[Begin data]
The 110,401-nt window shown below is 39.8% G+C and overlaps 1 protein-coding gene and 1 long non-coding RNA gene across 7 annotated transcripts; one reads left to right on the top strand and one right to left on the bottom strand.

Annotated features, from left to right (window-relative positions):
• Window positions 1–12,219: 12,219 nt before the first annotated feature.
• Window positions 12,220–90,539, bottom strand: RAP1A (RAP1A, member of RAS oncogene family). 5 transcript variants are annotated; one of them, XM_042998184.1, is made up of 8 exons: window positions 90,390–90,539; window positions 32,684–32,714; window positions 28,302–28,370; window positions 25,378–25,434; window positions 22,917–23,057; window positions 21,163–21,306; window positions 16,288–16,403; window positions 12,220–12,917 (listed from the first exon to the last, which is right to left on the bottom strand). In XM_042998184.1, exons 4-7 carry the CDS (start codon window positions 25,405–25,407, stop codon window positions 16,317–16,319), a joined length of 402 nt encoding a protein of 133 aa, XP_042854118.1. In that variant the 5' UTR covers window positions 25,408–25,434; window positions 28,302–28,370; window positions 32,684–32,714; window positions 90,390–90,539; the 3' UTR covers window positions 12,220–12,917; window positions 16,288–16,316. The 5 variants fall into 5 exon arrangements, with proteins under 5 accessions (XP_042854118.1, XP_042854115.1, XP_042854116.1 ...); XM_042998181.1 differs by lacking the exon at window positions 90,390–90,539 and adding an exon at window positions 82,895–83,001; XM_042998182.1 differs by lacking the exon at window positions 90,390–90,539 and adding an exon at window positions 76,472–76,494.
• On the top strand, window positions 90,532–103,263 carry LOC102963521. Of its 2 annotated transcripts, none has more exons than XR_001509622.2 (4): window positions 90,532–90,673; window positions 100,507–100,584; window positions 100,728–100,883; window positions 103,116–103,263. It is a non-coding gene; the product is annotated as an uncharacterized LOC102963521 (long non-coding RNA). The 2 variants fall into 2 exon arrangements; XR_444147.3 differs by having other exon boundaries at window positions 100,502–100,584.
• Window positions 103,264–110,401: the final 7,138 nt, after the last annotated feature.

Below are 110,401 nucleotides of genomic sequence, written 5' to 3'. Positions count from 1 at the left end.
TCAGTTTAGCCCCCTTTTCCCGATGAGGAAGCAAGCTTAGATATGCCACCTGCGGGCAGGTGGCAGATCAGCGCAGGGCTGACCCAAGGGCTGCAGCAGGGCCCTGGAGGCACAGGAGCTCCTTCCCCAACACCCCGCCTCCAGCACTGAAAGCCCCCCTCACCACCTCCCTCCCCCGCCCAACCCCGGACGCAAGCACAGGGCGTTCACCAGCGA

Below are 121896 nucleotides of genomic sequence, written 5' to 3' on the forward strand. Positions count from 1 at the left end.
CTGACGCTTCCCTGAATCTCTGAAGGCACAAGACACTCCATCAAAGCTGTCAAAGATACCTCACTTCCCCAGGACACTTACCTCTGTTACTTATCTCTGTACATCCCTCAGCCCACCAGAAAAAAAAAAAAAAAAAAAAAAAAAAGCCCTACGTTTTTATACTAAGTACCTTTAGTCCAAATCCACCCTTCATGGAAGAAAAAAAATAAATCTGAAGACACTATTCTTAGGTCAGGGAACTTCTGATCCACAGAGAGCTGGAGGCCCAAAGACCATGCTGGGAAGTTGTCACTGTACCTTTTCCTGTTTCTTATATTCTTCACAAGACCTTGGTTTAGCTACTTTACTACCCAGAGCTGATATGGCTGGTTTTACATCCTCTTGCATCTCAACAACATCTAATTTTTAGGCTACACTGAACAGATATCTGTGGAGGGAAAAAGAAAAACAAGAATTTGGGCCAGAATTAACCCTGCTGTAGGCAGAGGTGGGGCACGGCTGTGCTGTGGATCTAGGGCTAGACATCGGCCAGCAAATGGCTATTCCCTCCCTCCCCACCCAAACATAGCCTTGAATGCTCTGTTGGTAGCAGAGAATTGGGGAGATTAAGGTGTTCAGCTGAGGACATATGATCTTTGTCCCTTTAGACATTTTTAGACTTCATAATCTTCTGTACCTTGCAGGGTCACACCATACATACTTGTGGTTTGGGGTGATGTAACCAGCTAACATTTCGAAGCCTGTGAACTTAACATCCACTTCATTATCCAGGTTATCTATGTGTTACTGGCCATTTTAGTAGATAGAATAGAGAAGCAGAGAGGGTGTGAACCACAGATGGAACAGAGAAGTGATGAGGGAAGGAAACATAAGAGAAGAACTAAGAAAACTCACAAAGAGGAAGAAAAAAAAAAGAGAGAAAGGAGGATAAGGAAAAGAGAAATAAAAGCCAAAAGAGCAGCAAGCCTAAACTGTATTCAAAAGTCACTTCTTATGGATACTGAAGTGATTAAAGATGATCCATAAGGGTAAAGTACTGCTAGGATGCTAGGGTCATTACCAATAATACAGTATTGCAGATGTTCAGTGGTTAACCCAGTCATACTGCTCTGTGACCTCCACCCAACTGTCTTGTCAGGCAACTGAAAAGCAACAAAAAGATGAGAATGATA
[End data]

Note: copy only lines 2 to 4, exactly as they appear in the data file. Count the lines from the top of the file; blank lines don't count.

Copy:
Annotated features, from left to right (window-relative positions):
• Window positions 1–12,219: 12,219 nt before the first annotated feature.
• Window positions 12,220–90,539, bottom strand: RAP1A (RAP1A, member of RAS oncogene family). 5 transcript variants are annotated; one of them, XM_042998184.1, is made up of 8 exons: window positions 90,390–90,539; window positions 32,684–32,714; window positions 28,302–28,370; window positions 25,378–25,434; window positions 22,917–23,057; window positions 21,163–21,306; window positions 16,288–16,403; window positions 12,220–12,917 (listed from the first exon to the last, which is right to left on the bottom strand). In XM_042998184.1, exons 4-7 carry the CDS (start codon window positions 25,405–25,407, stop codon window positions 16,317–16,319), a joined length of 402 nt encoding a protein of 133 aa, XP_042854118.1. In that variant the 5' UTR covers window positions 25,408–25,434; window positions 28,302–28,370; window positions 32,684–32,714; window positions 90,390–90,539; the 3' UTR covers window positions 12,220–12,917; window positions 16,288–16,316. The 5 variants fall into 5 exon arrangements, with proteins under 5 accessions (XP_042854118.1, XP_042854115.1, XP_042854116.1 ...); XM_042998181.1 differs by lacking the exon at window positions 90,390–90,539 and adding an exon at window positions 82,895–83,001; XM_042998182.1 differs by lacking the exon at window positions 90,390–90,539 and adding an exon at window positions 76,472–76,494.